All posts filed under: Activism

America’s Black Communities Are Suffering. Violent Protests Will Make the Suffering Worse

Protests sparked by the death of George Floyd at the hands of Minneapolis police officer Derek Chauvin—an act that prosecutors describe as murder—have devolved into violence. Numerous small businesses have been destroyed, and at least one elderly shopper at a Target store was assaulted. A man has been shot dead. This pattern of events is familiar because it has repeated itself numerous times over American history following acts of police brutality, especially in cases where, as with Floyd, the victim was black. First, large numbers of people protest peacefully, drawing attention to their cause and attracting national sympathy. Then, a smaller group turns violent, causing destruction in the community and sometimes harming innocent people. That smaller group sometimes includes people who exploit the chaos for their own ends. During the Baltimore riots of 2015, for instance, the looting of pharmacies led to opioids and other drugs flooding the market, likely feeding drug dependency, enriching gangs, and fueling more crime. In the 1960s, thousands of Americans took part in non-violent protests in opposition to segregation. Their …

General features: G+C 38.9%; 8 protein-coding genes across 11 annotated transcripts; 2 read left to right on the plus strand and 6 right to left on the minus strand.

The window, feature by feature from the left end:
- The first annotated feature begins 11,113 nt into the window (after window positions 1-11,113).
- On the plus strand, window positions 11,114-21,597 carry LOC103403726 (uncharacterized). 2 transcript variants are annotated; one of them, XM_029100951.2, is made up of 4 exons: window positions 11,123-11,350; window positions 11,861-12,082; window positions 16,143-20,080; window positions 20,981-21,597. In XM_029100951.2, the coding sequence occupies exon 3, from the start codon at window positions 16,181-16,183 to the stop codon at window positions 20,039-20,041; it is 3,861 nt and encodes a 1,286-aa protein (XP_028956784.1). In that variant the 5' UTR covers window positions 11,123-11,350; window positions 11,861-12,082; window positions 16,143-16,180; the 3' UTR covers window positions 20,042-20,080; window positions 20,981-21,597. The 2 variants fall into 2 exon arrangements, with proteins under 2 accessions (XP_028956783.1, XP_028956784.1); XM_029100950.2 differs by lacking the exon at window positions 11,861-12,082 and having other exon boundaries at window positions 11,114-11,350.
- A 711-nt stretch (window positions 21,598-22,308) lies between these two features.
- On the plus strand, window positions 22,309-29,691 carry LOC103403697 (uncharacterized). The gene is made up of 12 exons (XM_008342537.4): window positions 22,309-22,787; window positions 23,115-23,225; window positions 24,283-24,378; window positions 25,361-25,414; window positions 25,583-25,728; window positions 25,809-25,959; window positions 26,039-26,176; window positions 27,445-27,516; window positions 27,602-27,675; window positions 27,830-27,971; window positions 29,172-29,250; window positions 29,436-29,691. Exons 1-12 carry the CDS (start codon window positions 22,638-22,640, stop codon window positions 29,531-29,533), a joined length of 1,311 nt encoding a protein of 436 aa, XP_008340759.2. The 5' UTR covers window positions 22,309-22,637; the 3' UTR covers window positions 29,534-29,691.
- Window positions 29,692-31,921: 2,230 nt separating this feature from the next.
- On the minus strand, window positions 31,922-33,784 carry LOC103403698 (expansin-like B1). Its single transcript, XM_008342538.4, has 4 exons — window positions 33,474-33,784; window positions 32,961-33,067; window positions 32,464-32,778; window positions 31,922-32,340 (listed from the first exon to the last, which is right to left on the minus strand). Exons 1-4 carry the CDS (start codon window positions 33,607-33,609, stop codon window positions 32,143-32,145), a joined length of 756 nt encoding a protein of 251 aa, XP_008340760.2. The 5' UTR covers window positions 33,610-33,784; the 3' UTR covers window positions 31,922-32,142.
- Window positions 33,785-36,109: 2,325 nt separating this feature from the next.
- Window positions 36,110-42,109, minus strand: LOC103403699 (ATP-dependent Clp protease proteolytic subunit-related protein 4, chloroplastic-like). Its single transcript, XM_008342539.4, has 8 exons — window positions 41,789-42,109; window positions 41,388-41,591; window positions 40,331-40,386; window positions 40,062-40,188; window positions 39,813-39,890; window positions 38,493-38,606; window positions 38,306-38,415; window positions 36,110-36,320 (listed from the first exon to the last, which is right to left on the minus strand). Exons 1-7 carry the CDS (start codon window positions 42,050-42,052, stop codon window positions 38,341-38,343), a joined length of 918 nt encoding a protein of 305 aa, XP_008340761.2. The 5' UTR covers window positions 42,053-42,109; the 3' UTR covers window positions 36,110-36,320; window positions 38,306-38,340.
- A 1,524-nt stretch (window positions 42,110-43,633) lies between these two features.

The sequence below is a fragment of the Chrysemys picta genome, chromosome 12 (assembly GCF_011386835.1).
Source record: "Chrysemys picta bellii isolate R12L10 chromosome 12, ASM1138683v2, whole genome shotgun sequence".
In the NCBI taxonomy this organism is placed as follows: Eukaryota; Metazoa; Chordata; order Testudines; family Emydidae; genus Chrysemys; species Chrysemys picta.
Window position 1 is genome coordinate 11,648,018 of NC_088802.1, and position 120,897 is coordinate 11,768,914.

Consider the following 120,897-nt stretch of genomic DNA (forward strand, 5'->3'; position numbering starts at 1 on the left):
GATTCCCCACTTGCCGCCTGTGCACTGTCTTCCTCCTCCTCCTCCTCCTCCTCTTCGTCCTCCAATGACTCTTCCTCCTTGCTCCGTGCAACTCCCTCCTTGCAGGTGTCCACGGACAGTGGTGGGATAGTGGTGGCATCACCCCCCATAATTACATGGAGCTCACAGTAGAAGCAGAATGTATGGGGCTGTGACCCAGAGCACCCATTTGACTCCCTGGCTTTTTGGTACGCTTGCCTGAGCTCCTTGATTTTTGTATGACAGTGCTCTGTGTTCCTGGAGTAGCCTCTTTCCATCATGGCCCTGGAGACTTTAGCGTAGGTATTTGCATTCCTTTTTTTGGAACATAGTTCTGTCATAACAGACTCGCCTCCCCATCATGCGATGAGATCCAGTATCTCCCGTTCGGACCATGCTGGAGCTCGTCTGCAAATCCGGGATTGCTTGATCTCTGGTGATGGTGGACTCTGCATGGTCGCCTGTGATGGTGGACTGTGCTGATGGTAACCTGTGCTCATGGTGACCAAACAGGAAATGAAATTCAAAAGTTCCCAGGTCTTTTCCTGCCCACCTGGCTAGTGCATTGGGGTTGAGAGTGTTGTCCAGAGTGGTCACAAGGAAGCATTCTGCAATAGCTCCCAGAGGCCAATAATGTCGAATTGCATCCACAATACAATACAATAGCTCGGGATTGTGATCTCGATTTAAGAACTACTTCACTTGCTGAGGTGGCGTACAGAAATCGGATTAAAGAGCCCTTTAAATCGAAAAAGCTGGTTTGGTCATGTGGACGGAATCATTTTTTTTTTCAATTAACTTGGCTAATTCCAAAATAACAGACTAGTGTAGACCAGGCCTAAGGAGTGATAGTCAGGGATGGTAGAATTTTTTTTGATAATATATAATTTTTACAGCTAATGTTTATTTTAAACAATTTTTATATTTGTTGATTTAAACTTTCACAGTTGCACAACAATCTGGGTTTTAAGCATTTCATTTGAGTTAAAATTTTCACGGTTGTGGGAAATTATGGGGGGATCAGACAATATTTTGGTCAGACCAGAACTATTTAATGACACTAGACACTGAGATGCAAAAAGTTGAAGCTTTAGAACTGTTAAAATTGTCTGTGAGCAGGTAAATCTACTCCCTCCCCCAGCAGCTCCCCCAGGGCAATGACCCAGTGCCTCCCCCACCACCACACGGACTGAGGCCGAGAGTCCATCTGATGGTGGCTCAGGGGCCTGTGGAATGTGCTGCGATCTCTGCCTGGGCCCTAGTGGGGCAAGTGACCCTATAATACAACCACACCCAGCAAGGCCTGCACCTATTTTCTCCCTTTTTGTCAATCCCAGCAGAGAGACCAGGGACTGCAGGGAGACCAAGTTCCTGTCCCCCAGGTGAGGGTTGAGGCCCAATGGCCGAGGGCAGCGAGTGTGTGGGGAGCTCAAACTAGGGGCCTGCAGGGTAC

Moving Away from Meat Means Welcoming the New ‘Flexitarians’

Author and animal-rights activist Jonathan Safran Foer recently argued in a New York Times essay that the COVID-19 pandemic represents a turning point in society’s attitude to eating meat. “Animal agriculture is now recognized as a leading cause of global warming,” writes Foer. “A quarter of Americans between the ages of 25 and 34 say they are vegetarians or vegans, which is perhaps one reason sales of plant-based ‘meats’ have skyrocketed… Our hand has been reaching for the doorknob for the last few years. Covid-19 has kicked open the door.” I agree the pandemic presents the best opportunity in a generation for animal-rights advocates to win over skeptics. But if and when vegetarian and vegan diets become truly mainstream, it will not be for the reasons Foer emphasizes. Foer provides three main rationales for rejecting meat: (1) “We cannot protect our environment while continuing to eat meat regularly,” (2) we can live “longer, healthier lives” without animal protein, and (3) many forms of animal farming are both cruel and unhygienic. These are valid arguments that …

Ronan Farrow’s Botched Journalism is Troubling. The Response to It Has Been Worse

On January 9th, during jury selection for the sex-assault trial of Harvey Weinstein, Ronan Farrow tweeted that a “source” with knowledge of the proceedings had told him that “close to 50 potential jurors have been sent home” because they’d read his book, Catch and Kill: Lies, Spies and a Conspiracy to Protect Predators. In fact, the number of jurors sent home for that reason was two, as a New York Times reporter had already noted. Source involved in Weinstein trial tells me close to 50 potential jurors have been sent home because they said they’d read Catch and Kill. — Ronan Farrow (@RonanFarrow) January 10, 2020 Twitter typically isn’t journalism, and Farrow wasn’t tweeting in his capacity as a reporter. But the fact that he believed the vastly inflated figure to be accurate, saw fit to boast to his followers about it, and even stood by the number when later challenged on it, is indicative of his robust sense of self-regard and the ease with which he is seduced by dramatic but dubious narratives. As …

A Closer Look at ‘White Fragility’ Theory